Mixed Blood Theater with Riverside Plaza rising behind it.

Mixed Blood Theatre and “Being a Good Neighbor”: Measuring How the Arts Impact a Neighborhood

10/19/20 by Ryan Evans

“Being a good neighbor has helped Mixed Blood to focus on what really matters—which is the people who make up this vibrant neighborhood.” – Keri Clifton, former Mixed Blood Theatre chief engagement officer

In 2019, Mixed Blood Theatre and Wilder Research worked together to figure out how to measure their impact in the Cedar Riverside neighborhood of Minneapolis. As artist-in-residence Mark Valdez put it, “How do we measure the organizational equivalent of giving eggs to your neighbor?”

Essentially, we wanted a way to measure three things: 1) if Mixed Blood’s staffing and operating model promote positive neighborhood change, 2) if their programs and events build positive relationships among them and their neighbors, and 3) if their neighbors trust that Mixed Blood has their best interest at heart.

How did Wilder Research help Mixed Blood measure their neighborhood impact?

The approach we came up with clarifies what “being a good neighbor” means for Mixed Blood and then offers some ways for Mixed Blood to assess whether they’re living up to these goals. For Mixed Blood, being a good neighbor looks like:

  • A commitment from Mixed Blood to the neighborhood
  • Making art with their neighbors
  • Neighbors connecting with each other through Mixed Blood
  • Neighbors seeing value in Mixed Blood’s work
  • Neighbors seeing Mixed Blood as an integral part of the neighborhood
This table displays five ways that Mixed Blood defines being a good neighbor and how they will know if they are succeeding.

What kind of approach worked best?

At first, we counted things related to these goals, like how many neighbors were coming to events and performances. But counting didn’t work that well. It provided numbers for grant reports, but few insights about Mixed Blood’s neighborhood impact. This experience reminded me of a question from two leading arts researchers: “Is the attempt to understand, assess, and quantify the effects of artistic engagement a pointless exercise?”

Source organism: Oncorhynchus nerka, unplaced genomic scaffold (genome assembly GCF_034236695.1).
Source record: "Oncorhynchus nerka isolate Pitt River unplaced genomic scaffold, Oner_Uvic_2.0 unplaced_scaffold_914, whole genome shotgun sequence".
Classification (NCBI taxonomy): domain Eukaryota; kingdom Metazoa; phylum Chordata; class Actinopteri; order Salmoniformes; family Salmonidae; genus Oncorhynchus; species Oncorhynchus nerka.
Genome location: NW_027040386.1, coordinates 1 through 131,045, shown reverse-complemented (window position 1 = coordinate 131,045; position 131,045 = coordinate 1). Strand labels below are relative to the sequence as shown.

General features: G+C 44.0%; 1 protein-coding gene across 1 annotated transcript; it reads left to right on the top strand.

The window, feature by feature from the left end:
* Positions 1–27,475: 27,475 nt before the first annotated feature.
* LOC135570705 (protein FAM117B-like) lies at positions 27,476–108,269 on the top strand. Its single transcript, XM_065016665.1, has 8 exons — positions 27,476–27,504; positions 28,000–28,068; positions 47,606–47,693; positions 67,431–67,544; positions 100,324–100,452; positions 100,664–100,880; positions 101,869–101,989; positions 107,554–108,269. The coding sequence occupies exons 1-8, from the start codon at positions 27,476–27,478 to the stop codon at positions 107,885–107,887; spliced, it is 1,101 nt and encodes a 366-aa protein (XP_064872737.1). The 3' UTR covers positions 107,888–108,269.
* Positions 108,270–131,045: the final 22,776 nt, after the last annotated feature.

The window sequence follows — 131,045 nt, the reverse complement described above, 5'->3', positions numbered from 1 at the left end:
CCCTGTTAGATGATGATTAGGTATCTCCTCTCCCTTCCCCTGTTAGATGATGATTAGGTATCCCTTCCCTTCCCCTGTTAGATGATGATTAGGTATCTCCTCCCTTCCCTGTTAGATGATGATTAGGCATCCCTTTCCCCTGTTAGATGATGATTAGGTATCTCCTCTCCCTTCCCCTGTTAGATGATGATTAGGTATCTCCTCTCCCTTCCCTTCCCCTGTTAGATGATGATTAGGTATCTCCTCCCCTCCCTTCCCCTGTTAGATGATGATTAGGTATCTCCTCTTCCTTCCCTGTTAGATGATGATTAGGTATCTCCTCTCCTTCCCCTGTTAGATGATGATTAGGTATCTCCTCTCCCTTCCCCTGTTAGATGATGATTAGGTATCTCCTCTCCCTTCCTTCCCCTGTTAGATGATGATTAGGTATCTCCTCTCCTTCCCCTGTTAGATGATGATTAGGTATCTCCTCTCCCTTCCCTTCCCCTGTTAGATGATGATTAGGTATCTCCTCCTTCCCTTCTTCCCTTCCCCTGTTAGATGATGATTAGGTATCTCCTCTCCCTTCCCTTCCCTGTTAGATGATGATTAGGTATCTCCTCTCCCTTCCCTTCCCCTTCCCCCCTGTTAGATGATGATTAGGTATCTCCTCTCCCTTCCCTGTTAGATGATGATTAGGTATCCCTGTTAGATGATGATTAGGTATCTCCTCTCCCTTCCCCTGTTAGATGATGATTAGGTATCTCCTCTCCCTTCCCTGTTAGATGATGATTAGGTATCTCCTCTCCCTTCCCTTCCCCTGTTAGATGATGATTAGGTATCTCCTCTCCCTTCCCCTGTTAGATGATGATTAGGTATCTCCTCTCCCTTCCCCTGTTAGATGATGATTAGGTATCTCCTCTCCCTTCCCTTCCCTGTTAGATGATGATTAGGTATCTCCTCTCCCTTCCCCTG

This researcher offers different advice for people interested in measuring the impact of the arts. They say to stop collecting audience data at the end of a project. Instead, we should embed research into the artistic process by collecting lots of data from many different people throughout a project’s life cycle. In other words, we need to find ways to involve everyone in the research process, regardless of whether they call themselves a researcher.

This approach brings up some big questions:  

  • What if we embed research into everything Mixed Blood does by training their artists and neighbors to do research? And then—what if we trust them to adapt traditional research methods to best meet their needs?
  • What if Mixed Blood had a “researcher-in-residence” to artfully imagine how research functions in their organization? What insights might arise from seeing research as an art—as well as a science?

Questions like these ensure that Mixed Blood’s research efforts provided meaningful insights for everyone involved in their work—neighbors, artists, arts administrators, and funders.

How did we use this approach to help Mixed Blood learn about its neighborhood impact?

To see an example of this evaluation approach in action, take a look at the evaluation report from Mixed Blood’s Project 154 evaluation. In Project 154, Mixed Blood talked with neighbors about their health concerns and then communicated these concerns to neighborhood healthcare providers through art.

The evaluation shows how Project 154 contributed to Mixed Blood’s goal of being a good neighbor. In particular, it shows how the project helped neighbors connect with each other as well as the ways that neighbors appreciated the project.

Photo courtesy of Rich Ryan.

We need to find ways to involve everyone in the research process, regardless of whether they call themselves a researcher.

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